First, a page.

- "What’s troubling about this wave of criticism towards Dr. Carlos Gonzales is that it shows how little tolerance there is in some corners for any expression of religion that isn’t Christian or some flavor of ceremonial deism. Even during a memorial that many felt was uniting and uplifting, the wave of scare quotes, snide remarks, and insults against indigenous religions couldn’t be held back. This is the same impulse that led to the disruption of Rajan Zed’s Senante invocation, the ignorance and arrogance that only comes from almost total religious and cultural power and privilege. These hectoring voices darkly reinforce the attitudes that continually place Arizona’s recreation over the sacred land of its indigenous peoples. They are a sour note in what was, on the whole, a moment where our country, in all its diversity, came together."
- "This was a recent Saturday night at Habibi, a floating monthly dance party of lesbian, gay, bisexual and transgender Arabs in New York. In a city that seems to offer activities for every conceivable gay subculture — one 700-entry directory lists support groups for, among others, gay vegans, pilots and sailing enthusiasts, along with 62 religion-based groups — Habibi is perhaps the only opportunity in New York for gay people of Middle Eastern descent to interact openly in an organized setting."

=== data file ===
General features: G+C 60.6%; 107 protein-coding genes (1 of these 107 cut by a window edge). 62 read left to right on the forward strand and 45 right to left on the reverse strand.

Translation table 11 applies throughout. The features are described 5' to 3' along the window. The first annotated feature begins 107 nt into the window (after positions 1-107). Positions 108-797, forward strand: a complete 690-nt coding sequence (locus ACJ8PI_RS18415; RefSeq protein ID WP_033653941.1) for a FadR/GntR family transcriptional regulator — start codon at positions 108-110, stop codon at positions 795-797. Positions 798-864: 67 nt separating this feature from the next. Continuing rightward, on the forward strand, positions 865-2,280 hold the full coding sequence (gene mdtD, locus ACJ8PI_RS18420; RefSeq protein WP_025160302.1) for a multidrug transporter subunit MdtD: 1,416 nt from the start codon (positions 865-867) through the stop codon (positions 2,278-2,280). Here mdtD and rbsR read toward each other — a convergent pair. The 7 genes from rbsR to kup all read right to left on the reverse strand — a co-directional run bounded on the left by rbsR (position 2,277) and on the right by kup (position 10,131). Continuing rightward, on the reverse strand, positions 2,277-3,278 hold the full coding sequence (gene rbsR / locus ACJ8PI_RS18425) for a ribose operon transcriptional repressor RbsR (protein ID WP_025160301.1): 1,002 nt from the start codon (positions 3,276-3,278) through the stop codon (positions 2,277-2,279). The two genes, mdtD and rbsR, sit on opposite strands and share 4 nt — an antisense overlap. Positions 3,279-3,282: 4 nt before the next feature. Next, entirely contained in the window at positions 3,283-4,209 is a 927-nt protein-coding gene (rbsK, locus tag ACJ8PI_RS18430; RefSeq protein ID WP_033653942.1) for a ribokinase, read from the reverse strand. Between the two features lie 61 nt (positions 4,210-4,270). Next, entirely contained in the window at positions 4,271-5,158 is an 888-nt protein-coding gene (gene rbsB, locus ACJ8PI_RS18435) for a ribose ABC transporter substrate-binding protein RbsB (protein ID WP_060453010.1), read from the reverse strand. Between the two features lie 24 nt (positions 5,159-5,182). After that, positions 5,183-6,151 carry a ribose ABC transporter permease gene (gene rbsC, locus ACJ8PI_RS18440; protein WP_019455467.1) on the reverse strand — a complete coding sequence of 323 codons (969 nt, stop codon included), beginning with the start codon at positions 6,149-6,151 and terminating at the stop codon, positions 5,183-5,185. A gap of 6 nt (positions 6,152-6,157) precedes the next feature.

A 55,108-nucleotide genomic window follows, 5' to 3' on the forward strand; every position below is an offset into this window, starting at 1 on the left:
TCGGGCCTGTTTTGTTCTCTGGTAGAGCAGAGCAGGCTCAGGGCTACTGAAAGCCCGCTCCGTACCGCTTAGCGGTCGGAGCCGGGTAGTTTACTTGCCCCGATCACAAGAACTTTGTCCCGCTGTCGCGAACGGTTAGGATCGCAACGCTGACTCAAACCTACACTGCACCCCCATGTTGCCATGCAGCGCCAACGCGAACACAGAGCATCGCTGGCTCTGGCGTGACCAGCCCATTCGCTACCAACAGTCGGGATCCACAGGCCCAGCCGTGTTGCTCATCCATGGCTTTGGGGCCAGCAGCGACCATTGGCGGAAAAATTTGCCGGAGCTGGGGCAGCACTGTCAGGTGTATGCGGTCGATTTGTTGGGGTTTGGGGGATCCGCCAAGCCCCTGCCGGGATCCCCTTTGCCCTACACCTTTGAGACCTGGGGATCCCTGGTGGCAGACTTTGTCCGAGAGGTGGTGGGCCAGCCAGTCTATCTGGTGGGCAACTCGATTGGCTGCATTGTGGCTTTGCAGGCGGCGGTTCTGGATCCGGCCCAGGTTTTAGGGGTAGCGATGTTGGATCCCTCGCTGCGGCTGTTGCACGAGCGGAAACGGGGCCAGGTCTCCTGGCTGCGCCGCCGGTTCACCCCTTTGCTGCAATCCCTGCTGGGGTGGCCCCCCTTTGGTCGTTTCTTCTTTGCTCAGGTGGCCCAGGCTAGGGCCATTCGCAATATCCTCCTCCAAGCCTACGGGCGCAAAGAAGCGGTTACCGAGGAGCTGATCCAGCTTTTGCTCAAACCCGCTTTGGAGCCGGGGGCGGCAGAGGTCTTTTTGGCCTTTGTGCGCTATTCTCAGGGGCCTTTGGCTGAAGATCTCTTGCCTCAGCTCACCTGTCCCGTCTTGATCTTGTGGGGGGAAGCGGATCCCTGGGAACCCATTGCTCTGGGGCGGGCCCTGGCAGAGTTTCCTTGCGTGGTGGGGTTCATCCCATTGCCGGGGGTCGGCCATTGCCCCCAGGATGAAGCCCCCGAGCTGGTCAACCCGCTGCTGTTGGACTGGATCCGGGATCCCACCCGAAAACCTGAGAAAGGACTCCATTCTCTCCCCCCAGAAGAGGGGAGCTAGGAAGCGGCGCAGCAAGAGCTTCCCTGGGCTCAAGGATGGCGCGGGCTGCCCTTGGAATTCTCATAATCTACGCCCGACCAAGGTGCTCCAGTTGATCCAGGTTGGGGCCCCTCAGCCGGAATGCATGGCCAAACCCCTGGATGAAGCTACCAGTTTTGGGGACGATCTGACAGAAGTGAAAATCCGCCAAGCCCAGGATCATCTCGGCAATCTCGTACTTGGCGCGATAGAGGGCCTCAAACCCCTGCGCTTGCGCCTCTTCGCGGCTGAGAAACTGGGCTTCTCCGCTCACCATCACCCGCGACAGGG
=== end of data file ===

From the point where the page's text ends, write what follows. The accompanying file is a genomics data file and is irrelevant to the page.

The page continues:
- "My only worry is that in all this hubbub, the indexical value of 'blood libel' is being overlooked. The reason why we need a special phrase like 'blood libel' to denote lies told about what Jews do with the blood of baby Christians is the sheer number of libels which Jews have had to contend over the years."
- "Yet the justifying of racist violence reminds me of all the times in history in which educated, middle-class people cheered on the violent behaviour of the alienated members of the lower classes, because they felt they could afford to. In today’s Moscow, many white intellectuals wax lyrical on racist violence, because they know that nationalists won’t come after them (yet). These same intellectuals also consider the race riots a kind of “real alternative” to the weak political opposition in Russia – as if opposition must be violent in order to be meaningful.
"I also feel that Russian theatre, in spite of its periods of stagnation, always has an opportunity to say what needs to be said at times when political and/or religious leaders engage in useless rhetoric. Hearing the Russian equivalent of “I’m not racist, but…” from some of the most interesting participants of the theatre scene today is just a tad disconcerting."